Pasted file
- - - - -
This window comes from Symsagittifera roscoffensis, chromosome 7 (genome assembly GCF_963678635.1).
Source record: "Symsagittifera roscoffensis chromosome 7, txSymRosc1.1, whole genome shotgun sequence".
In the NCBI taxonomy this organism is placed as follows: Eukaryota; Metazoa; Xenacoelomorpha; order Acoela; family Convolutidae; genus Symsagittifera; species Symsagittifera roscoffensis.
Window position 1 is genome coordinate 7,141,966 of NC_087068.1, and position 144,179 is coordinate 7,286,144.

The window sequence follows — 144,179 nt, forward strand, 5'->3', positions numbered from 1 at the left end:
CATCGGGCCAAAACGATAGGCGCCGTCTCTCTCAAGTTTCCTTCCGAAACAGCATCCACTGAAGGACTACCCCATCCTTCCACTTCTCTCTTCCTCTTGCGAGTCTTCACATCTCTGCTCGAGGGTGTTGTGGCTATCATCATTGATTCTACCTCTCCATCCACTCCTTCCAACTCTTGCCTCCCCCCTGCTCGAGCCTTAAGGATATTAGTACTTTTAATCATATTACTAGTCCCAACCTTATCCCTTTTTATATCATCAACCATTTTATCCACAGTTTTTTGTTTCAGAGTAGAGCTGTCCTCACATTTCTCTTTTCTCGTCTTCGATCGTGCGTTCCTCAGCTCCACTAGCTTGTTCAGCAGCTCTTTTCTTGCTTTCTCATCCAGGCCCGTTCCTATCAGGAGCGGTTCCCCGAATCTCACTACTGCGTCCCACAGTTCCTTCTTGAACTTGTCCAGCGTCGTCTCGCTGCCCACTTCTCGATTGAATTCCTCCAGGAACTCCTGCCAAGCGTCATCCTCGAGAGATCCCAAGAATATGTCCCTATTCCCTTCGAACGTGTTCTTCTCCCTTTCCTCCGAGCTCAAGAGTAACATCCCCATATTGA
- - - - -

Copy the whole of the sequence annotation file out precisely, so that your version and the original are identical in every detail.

This window comes from Symsagittifera roscoffensis, chromosome 7 (genome assembly GCF_963678635.1).
Source record: "Symsagittifera roscoffensis chromosome 7, txSymRosc1.1, whole genome shotgun sequence".
In the NCBI taxonomy this organism is placed as follows: Eukaryota; Metazoa; Xenacoelomorpha; order Acoela; family Convolutidae; genus Symsagittifera; species Symsagittifera roscoffensis.
Window position 1 is genome coordinate 7,141,966 of NC_087068.1, and position 144,179 is coordinate 7,286,144.

The window sequence follows — 144,179 nt, forward strand, 5'->3', positions numbered from 1 at the left end:
CATCGGGCCAAAACGATAGGCGCCGTCTCTCTCAAGTTTCCTTCCGAAACAGCATCCACTGAAGGACTACCCCATCCTTCCACTTCTCTCTTCCTCTTGCGAGTCTTCACATCTCTGCTCGAGGGTGTTGTGGCTATCATCATTGATTCTACCTCTCCATCCACTCCTTCCAACTCTTGCCTCCCCCCTGCTCGAGCCTTAAGGATATTAGTACTTTTAATCATATTACTAGTCCCAACCTTATCCCTTTTTATATCATCAACCATTTTATCCACAGTTTTTTGTTTCAGAGTAGAGCTGTCCTCACATTTCTCTTTTCTCGTCTTCGATCGTGCGTTCCTCAGCTCCACTAGCTTGTTCAGCAGCTCTTTTCTTGCTTTCTCATCCAGGCCCGTTCCTATCAGGAGCGGTTCCCCGAATCTCACTACTGCGTCCCACAGTTCCTTCTTGAACTTGTCCAGCGTCGTCTCGCTGCCCACTTCTCGATTGAATTCCTCCAGGAACTCCTGCCAAGCGTCATCCTCGAGAGATCCCAAGAATATGTCCCTATTCCCTTCGAACGTGTTCTTCTCCCTTTCCTCCGAGCTCAAGAGTAACATCCCCATATTGA